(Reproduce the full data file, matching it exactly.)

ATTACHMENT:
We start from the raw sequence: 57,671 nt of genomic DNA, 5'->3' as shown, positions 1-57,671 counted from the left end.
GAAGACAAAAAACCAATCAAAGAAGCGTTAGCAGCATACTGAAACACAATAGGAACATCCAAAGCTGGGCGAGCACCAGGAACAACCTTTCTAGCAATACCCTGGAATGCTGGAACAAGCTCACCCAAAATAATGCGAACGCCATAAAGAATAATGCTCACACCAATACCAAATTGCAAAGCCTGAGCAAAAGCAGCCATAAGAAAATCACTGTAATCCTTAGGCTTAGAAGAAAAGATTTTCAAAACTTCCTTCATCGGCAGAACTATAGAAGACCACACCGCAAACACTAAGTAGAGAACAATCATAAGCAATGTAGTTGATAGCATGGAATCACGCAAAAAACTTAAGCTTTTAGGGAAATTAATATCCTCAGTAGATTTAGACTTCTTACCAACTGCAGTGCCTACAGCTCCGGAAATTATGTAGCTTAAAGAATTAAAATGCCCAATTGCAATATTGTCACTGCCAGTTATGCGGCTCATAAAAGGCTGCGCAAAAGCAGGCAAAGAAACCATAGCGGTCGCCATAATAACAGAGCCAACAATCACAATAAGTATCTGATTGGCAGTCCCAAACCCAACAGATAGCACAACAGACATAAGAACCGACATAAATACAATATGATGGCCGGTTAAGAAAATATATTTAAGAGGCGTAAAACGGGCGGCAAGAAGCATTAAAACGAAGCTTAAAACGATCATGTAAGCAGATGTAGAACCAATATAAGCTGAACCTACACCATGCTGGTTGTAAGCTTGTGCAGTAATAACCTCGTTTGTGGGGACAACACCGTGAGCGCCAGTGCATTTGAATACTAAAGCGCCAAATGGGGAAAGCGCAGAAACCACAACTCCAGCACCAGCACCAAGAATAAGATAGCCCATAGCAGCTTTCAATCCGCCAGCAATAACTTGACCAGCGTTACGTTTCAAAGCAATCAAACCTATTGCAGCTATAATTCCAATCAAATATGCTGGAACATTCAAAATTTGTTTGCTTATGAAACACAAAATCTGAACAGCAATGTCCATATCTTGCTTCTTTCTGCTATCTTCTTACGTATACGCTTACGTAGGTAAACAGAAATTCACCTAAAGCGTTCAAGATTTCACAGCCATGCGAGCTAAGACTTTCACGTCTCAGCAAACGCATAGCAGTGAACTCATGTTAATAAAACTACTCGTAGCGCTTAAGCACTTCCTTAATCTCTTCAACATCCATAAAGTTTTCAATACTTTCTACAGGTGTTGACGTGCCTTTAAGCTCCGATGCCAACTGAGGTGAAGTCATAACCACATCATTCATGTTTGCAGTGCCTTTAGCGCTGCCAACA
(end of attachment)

We start from the raw sequence: 57,671 nt of genomic DNA, 5'->3' as shown, positions 1-57,671 counted from the left end.
GAAGACAAAAAACCAATCAAAGAAGCGTTAGCAGCATACTGAAACACAATAGGAACATCCAAAGCTGGGCGAGCACCAGGAACAACCTTTCTAGCAATACCCTGGAATGCTGGAACAAGCTCACCCAAAATAATGCGAACGCCATAAAGAATAATGCTCACACCAATACCAAATTGCAAAGCCTGAGCAAAAGCAGCCATAAGAAAATCACTGTAATCCTTAGGCTTAGAAGAAAAGATTTTCAAAACTTCCTTCATCGGCAGAACTATAGAAGACCACACCGCAAACACTAAGTAGAGAACAATCATAAGCAATGTAGTTGATAGCATGGAATCACGCAAAAAACTTAAGCTTTTAGGGAAATTAATATCCTCAGTAGATTTAGACTTCTTACCAACTGCAGTGCCTACAGCTCCGGAAATTATGTAGCTTAAAGAATTAAAATGCCCAATTGCAATATTGTCACTGCCAGTTATGCGGCTCATAAAAGGCTGCGCAAAAGCAGGCAAAGAAACCATAGCGGTCGCCATAATAACAGAGCCAACAATCACAATAAGTATCTGATTGGCAGTCCCAAACCCAACAGATAGCACAACAGACATAAGAACCGACATAAATACAATATGATGGCCGGTTAAGAAAATATATTTAAGAGGCGTAAAACGGGCGGCAAGAAGCATTAAAACGAAGCTTAAAACGATCATGTAAGCAGATGTAGAACCAATATAAGCTGAACCTACACCATGCTGGTTGTAAGCTTGTGCAGTAATAACCTCGTTTGTGGGGACAACACCGTGAGCGCCAGTGCATTTGAATACTAAAGCGCCAAATGGGGAAAGCGCAGAAACCACAACTCCAGCACCAGCACCAAGAATAAGATAGCCCATAGCAGCTTTCAATCCGCCAGCAATAACTTGACCAGCGTTACGTTTCAAAGCAATCAAACCTATTGCAGCTATAATTCCAATCAAATATGCTGGAACATTCAAAATTTGTTTGCTTATGAAACACAAAATCTGAACAGCAATGTCCATATCTTGCTTCTTTCTGCTATCTTCTTACGTATACGCTTACGTAGGTAAACAGAAATTCACCTAAAGCGTTCAAGATTTCACAGCCATGCGAGCTAAGACTTTCACGTCTCAGCAAACGCATAGCAGTGAACTCATGTTAATAAAACTACTCGTAGCGCTTAAGCACTTCCTTAATCTCTTCAACATCCATAAAGTTTTCAATACTTTCTACAGGTGTTGACGTGCCTTTAAGCTCCGATGCCAACTGAGGTGAAGTCATAACCACATCATTCATGTTTGCAGTGCCTTTAGCGCTGCCAACA